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Pretty in Pink

I was a teenager in the 80's.  I had Z. Cavaricci's (look it up).  A very good friend of mine called me "Duckie."  I had multiple Swatch watches (OK, I still have them...don't judge me).  I loved Molly Ringwald.  When the queen of great 80's movies appeared at the end of Pretty in Pink in her prom dress, that she made, while the Psychedelic Furs sang in the background, I fell even deeper in love.

But guess what?  That love was futile.  It didn't last (plus the restraining order she had against me prevented me from getting within 100 yards of her...but I digress).  The truth of the matter is that I was enamored with the facade.  There was no substance to our relationship.  I didn't really know her and she didn't know me.  Our relationship was one-sided; Molly entertained me and I enjoyed it for a bit.  Was my life really impacted, other than a bit of nostalgia and a couple of correct answers in Trivial Pursuit?  Nah.

It reminds me of training today.  A trainer prepares a session which entertains (maybe) those required to attend.  The attendees may enjoy the time out of production; they make like the lunch provided to "learn" something; they may nod in approval to a new idea.  Yet, what happens after the session?  Many times, employees leave and have little opportunity to engage deeper in what they've heard.  Substance is difficult to maintain in the training relationship.

Part of the issue is defining things as training.  From the part of the HR forest I live in, training is job-related and skill-related.  It is shorter-term in nature and it should have measurable results.  Learning a new software process, a new packaging procedure or a new return policy should be able to be handled in a training session.  In training, a learner should be able to see quickly and clearly WIIFM - what's in it for me.  They should be able to understand how it will make their tasks done quicker, more precisely and more easily.

For some companies, training is done often.  Management training, new hire training, sales training, etc. are all facets that can be done in the manner described.  However, what some companies think they have are development programs.  Development is long-term.  These programs are just that - full programs.  For example, investing in people to develop leaders is not a training session once a year or even once per quarter.  It is a mindful and intentional commitment to develop specific qualities and perspectives in those deemed able to handle this.  As I am brought into a variety of companies, I see much more training going on rather than development, even though they call it development.

But let me be fair!  Many companies don't encourage development because it doesn't help the immediate bottom line.  And the bottom line matters.  These types of true developmental programs can take a couple of years before significant fruit will be seen.  Companies are not that patient, nor can they afford to be.  They are not mean, but they cannot be that altruistic.  Pepper in what the global economy has been like over the past few years and, like, totally, no way (please read this in your best valley girl inside voice).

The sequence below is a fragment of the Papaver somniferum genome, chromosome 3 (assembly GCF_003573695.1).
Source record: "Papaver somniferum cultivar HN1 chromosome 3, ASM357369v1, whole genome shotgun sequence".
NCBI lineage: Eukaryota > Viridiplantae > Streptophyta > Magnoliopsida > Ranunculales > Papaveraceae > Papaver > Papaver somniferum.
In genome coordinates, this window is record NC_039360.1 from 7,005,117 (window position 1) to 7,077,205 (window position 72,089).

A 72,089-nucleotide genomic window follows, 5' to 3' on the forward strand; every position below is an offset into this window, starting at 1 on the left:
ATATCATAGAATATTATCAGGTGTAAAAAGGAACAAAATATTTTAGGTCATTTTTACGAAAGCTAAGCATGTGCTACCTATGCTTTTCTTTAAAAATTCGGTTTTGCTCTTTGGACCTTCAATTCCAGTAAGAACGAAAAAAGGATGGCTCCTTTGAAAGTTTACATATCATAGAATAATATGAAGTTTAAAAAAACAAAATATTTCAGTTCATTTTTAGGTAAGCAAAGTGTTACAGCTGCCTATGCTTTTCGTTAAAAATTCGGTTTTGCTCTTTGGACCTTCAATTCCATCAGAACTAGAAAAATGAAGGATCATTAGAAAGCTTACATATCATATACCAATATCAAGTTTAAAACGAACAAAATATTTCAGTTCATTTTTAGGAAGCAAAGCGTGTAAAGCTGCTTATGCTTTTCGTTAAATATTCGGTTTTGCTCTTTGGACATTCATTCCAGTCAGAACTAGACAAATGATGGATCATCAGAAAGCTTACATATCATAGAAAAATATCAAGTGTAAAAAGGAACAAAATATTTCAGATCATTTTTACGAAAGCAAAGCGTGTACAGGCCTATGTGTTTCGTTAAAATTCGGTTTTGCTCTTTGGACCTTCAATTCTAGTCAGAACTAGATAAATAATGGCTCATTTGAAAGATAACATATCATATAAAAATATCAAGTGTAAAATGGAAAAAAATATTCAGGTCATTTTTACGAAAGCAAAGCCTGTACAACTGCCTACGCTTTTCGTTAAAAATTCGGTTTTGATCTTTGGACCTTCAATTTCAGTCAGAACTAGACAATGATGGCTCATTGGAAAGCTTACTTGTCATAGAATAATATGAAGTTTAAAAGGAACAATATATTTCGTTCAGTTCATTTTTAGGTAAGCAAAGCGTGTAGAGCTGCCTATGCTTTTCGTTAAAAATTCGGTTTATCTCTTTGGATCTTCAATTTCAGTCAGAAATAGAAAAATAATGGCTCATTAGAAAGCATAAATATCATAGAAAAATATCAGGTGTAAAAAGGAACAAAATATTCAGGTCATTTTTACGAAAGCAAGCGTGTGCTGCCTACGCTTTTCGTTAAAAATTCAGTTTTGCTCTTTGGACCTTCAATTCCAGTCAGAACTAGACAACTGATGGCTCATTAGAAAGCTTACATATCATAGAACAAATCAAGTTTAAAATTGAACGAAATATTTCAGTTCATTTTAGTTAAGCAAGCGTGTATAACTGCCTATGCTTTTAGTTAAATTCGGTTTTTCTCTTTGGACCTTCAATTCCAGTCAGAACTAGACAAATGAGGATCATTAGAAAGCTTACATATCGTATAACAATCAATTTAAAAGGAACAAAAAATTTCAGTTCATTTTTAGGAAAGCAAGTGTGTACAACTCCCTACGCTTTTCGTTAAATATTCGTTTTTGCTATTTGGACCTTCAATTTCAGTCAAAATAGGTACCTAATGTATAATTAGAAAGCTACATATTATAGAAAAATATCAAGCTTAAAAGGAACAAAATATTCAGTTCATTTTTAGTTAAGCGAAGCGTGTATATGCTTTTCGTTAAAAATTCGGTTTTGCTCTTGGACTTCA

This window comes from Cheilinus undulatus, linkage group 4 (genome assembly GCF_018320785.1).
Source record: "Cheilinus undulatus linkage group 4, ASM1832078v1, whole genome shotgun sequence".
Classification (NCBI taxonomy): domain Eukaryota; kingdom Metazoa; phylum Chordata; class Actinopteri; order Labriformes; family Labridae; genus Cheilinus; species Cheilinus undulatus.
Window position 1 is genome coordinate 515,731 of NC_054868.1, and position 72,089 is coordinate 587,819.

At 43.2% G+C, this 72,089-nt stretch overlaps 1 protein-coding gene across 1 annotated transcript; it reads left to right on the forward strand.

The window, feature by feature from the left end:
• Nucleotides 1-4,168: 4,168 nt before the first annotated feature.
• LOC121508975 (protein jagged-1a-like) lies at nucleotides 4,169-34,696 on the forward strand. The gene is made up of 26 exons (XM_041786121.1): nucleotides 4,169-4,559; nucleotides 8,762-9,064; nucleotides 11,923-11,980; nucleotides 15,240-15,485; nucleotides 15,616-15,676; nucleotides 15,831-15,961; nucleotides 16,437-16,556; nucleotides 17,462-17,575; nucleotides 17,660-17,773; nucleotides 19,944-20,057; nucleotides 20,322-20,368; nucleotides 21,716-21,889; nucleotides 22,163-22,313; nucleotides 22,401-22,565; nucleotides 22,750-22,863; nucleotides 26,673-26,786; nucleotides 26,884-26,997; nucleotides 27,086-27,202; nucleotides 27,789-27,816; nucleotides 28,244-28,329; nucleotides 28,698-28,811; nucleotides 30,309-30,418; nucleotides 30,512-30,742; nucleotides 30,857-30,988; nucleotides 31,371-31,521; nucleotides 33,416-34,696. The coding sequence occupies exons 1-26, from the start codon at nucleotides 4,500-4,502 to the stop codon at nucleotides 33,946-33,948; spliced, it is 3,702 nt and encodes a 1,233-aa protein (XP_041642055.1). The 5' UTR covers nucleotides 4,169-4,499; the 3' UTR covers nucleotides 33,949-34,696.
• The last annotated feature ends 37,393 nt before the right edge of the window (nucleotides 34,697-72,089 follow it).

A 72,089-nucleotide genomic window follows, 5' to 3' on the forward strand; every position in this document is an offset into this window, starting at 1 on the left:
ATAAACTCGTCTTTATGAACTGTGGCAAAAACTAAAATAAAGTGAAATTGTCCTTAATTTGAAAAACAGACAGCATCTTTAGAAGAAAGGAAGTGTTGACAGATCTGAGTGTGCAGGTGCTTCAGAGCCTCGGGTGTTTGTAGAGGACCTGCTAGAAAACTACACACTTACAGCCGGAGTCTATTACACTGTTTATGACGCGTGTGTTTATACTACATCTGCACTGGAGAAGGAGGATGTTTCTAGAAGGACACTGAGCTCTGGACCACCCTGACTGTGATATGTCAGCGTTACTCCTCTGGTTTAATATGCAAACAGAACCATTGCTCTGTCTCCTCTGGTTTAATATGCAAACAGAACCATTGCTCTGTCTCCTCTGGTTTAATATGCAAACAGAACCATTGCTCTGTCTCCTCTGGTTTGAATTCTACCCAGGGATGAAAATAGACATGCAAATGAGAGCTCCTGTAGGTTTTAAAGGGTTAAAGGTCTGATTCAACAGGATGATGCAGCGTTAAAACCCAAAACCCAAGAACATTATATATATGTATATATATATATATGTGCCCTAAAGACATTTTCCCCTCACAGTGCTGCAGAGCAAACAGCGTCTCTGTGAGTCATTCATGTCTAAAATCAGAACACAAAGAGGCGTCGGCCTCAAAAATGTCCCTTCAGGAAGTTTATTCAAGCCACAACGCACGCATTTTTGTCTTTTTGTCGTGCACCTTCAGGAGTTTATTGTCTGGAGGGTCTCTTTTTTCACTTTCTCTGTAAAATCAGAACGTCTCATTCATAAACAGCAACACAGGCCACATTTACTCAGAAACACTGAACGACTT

And look at the stats on where our educational training puts us.  In the most recent studies, the US school system ranks 25th in Math, 12th in Reading and 20th in Science in the WORLD! (OECD,  With those numbers, we've got take a look at what we're modeling based on what we've seen.  I am not saying teachers can't teach (believe me, I know some exceptional ones), but there has to be a gap in delivering material to encourage learning rather than to encourage meeting some standard.  We have fallen short in challenging people to think critically and analytically which is key to true learning.  If this is the first system that those of us who train and develop see, then it stands to reason that we can easily fall into similar patterns in creating educational sessions for our companies.

Be critical about your delivery methods and the programs created.  As HR professionals, we have to be aware of "flash in the pan" sessions which may entertain but provide no lasting benefit.  If we really are a product, at least in part, of the type of exposure we've been given to teachers and trainers, then make sure you're emulating what works.  Seek out those substantive, exceptional trainers and learn from them.  Study, practice, study and practice again.

And don't label something as development when it is really training; it will diminish the punch when you really do have something developmental.  Assess whether something is long-term or short-term; determine whether what you want to present is skill needed for the job today or aptitude/ability/attitude-related for down the road.

We've got to be serious about development and we've got to be serious about training.  Both are required, but each is to be approached differently.  Measure success in the short-term with training and use that as you meet with the executive team to encourage developmental programs to start.  Show them that you have the tools and the results.  The C-Suite can also believe that what HR does is just provide touchy-feely sessions and there is no backbone to it; you've got to show them differently.

In my life, I have spent about 6-8 hours with Molly Ringwald.  She presented information that I enjoyed and was necessary for the job I had at the time - to be a teenager.  When I watch those "sessions" now, I can smile for what once was, but it no longer applies.  I have been developed by some significant mentors and through some long-term programs.  Molly can't hold a candle to what those investments meant to and for me.  Not even if she had sixteen of them.

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